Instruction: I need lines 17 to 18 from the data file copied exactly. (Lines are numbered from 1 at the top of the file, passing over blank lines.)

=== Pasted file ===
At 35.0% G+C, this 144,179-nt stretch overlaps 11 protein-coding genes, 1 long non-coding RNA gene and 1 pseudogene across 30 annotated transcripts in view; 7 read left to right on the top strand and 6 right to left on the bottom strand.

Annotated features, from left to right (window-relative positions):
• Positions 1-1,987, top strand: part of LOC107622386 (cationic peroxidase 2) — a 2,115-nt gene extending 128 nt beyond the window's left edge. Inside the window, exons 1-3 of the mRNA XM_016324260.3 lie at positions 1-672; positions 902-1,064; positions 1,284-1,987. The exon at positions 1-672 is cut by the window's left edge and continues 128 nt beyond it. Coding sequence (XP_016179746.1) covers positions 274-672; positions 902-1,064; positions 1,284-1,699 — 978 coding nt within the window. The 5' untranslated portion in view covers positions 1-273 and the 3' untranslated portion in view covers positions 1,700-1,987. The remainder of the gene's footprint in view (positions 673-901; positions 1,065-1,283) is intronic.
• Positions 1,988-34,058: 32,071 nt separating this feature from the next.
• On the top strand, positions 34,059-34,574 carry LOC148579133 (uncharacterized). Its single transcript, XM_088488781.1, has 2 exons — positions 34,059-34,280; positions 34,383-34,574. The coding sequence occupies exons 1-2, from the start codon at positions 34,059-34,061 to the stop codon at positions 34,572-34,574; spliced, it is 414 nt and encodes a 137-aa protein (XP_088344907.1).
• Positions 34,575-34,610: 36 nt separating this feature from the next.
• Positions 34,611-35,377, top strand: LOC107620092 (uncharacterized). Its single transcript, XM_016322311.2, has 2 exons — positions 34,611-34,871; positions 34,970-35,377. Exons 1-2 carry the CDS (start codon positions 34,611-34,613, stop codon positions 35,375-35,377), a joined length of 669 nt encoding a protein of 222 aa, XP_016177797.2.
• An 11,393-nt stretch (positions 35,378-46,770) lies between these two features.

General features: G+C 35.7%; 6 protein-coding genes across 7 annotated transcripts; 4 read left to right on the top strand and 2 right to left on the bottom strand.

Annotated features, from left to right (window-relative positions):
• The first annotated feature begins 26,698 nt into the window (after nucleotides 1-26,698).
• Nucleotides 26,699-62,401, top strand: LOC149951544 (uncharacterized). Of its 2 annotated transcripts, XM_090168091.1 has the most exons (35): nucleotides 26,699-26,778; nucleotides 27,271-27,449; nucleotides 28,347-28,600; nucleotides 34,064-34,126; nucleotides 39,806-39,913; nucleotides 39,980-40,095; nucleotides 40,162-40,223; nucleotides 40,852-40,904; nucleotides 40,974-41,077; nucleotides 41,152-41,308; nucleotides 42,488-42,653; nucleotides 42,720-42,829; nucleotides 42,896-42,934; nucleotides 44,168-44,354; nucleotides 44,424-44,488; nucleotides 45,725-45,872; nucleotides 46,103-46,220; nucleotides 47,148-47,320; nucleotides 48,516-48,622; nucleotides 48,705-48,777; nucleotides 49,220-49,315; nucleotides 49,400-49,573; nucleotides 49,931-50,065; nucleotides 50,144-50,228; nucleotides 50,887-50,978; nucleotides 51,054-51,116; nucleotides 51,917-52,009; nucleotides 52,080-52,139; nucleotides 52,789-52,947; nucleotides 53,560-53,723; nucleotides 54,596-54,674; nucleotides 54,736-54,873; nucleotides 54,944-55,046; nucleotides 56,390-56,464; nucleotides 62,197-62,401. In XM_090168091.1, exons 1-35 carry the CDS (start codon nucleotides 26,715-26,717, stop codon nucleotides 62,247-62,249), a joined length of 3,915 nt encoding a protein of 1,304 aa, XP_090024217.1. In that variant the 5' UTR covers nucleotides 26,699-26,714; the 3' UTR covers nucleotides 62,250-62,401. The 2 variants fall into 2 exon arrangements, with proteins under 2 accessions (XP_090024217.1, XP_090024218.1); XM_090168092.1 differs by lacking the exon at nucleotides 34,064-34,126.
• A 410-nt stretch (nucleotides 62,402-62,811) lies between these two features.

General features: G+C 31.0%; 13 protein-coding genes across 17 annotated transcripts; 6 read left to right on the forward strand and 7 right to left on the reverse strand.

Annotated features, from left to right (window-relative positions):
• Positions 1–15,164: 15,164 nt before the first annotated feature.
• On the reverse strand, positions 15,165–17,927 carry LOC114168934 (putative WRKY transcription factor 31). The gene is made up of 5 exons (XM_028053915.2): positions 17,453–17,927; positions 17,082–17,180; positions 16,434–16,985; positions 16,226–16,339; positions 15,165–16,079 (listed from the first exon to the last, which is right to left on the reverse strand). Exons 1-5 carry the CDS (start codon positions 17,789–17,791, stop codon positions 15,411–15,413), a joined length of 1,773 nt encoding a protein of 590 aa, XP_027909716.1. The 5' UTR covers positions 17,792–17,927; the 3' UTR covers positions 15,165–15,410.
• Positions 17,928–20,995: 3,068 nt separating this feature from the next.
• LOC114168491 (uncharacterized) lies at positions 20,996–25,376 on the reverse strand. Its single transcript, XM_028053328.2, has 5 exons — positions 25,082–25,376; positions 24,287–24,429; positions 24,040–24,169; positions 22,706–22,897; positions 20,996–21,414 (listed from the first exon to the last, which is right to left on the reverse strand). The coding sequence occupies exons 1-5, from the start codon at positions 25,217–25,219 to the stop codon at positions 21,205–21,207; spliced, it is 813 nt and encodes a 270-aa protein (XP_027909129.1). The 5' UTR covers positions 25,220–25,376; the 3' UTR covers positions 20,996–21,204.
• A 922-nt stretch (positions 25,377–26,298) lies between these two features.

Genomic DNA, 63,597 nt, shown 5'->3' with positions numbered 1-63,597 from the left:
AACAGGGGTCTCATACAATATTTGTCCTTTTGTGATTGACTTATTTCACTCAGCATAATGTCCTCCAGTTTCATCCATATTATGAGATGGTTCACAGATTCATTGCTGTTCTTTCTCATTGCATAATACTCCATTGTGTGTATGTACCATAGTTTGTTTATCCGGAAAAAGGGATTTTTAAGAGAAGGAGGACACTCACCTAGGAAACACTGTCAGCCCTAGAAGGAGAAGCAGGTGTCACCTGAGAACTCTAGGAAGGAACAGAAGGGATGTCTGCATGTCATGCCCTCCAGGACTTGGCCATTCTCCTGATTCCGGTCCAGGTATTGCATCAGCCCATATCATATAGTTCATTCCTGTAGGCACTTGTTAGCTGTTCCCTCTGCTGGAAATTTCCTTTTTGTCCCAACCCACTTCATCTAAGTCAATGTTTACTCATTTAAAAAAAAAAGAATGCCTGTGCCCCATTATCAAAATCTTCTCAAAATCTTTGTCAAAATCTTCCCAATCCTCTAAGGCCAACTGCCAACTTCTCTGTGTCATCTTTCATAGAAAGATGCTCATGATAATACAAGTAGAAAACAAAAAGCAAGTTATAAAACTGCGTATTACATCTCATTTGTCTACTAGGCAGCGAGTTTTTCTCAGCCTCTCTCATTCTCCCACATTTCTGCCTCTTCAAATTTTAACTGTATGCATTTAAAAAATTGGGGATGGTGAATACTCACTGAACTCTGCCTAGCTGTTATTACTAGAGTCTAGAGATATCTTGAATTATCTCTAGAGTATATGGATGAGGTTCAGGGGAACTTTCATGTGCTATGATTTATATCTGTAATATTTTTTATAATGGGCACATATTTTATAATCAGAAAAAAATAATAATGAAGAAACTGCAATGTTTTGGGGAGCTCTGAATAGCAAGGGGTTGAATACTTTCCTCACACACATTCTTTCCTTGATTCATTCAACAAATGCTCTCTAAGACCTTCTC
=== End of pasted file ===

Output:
• On the reverse strand, positions 15,165–17,927 carry LOC114168934 (putative WRKY transcription factor 31). The gene is made up of 5 exons (XM_028053915.2): positions 17,453–17,927; positions 17,082–17,180; positions 16,434–16,985; positions 16,226–16,339; positions 15,165–16,079 (listed from the first exon to the last, which is right to left on the reverse strand). Exons 1-5 carry the CDS (start codon positions 17,789–17,791, stop codon positions 15,411–15,413), a joined length of 1,773 nt encoding a protein of 590 aa, XP_027909716.1. The 5' UTR covers positions 17,792–17,927; the 3' UTR covers positions 15,165–15,410.
• Positions 17,928–20,995: 3,068 nt separating this feature from the next.